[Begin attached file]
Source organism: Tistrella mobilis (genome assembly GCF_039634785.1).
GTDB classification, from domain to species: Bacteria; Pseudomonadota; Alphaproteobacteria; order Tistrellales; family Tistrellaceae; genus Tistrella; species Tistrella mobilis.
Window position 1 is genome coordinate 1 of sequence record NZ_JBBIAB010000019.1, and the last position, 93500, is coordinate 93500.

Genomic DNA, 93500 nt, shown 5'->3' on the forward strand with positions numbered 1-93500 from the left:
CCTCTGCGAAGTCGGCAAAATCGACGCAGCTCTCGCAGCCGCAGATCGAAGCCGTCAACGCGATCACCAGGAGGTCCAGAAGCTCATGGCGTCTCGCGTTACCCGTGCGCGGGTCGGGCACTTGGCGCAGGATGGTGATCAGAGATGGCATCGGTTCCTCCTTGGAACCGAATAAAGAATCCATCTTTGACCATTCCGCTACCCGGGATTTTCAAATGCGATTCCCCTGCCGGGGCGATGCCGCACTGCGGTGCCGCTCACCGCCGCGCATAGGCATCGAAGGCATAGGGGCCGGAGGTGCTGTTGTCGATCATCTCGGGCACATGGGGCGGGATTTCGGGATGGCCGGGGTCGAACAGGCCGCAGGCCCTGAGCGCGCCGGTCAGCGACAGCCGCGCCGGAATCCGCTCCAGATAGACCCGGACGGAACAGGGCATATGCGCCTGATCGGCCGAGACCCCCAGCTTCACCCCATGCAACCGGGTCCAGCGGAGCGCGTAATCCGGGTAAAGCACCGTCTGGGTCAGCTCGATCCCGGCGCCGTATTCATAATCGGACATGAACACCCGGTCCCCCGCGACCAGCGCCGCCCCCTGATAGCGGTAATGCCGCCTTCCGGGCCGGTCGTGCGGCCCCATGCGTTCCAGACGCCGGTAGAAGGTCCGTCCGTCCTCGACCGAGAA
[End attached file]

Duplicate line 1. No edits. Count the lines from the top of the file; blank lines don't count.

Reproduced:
Source organism: Tistrella mobilis (genome assembly GCF_039634785.1).